The World Trade Organization released a report on Sept. 27 stating the escalating trade tensions and tighter credit market conditions in important markets will slow trade growth for the rest of 2018 and into 2019.
Trade will continue to expand but at a more moderate pace than previously forecast, read the report, the WTO anticipates growth in merchandise trade volume of 3.9% in 2018, with trade expansion slowing further to 3.7% in 2019. The new forecast for 2018 is below the WTO’s April 12 estimate of 4.4%, but falls within the 3.1% to 5.5% growth range indicated at that time. Trade growth in 2018 is now most likely to fall within a range from 3.4% to 4.4%.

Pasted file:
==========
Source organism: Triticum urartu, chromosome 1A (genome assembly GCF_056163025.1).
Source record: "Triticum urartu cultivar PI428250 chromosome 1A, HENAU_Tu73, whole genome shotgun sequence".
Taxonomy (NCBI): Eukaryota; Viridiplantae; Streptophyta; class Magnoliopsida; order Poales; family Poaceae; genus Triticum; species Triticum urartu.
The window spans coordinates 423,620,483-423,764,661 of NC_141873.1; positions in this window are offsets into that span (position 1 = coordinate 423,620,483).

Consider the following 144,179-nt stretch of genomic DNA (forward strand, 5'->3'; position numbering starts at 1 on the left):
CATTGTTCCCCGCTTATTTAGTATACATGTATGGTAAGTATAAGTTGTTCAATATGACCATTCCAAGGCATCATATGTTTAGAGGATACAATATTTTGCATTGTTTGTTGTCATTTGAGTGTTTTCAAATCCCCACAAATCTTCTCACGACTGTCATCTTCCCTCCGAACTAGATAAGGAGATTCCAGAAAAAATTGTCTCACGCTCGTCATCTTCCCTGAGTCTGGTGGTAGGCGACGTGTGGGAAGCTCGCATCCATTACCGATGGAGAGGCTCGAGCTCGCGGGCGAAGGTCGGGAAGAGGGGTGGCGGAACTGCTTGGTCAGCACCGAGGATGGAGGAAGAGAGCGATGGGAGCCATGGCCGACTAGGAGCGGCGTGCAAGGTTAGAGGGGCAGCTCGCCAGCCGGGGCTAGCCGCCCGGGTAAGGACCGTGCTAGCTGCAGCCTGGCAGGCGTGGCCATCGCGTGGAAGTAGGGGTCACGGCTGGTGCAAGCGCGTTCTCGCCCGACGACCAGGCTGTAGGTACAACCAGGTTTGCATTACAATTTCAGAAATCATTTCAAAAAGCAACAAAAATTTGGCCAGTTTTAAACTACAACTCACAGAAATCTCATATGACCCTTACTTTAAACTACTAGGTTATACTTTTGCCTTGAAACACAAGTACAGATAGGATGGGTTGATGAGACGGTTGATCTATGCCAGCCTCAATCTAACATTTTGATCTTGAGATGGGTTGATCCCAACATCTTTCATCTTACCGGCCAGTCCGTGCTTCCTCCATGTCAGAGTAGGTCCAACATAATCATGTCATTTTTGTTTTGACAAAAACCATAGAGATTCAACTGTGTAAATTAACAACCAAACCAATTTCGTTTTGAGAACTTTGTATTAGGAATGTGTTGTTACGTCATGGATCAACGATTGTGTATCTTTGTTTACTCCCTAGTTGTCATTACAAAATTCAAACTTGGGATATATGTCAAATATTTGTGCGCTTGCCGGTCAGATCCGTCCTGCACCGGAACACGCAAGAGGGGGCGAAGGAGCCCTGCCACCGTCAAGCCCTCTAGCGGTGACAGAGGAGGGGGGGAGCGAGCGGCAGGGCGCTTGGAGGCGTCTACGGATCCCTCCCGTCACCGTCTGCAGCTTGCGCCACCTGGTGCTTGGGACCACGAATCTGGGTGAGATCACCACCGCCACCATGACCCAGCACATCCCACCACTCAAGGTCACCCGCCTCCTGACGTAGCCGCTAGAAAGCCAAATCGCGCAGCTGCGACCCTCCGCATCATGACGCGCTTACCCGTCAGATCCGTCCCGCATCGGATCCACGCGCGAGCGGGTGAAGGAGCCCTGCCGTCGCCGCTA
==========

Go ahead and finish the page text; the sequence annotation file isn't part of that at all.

Some of the risks identified in April have since materialized, most notably a rise in actual and proposed trade measures targeting a variety of exports from large economies, which have reduced investment spending.
The WTO also reports monetary policy tightening in developed economies has also contributed to volatility in exchange rates and may continue to do so in the coming months.
“While trade growth remains strong, this downgrade reflects the heightened tensions that we are seeing between major trading partners. More than ever, it is critical for governments to work through their differences and show restraint. The WTO will continue to support those efforts and ensure that trade remains a driver of better living standards, growth and job creation around the globe,” said WTO director general Roberto Azevedo.
The updated trade forecast is based on expectations of world real GDP growth at market exchange rates of 3.1% in 2018 and 2.9% in 2019. This implies a ratio of trade growth to GDP growth of 1.3 in both years.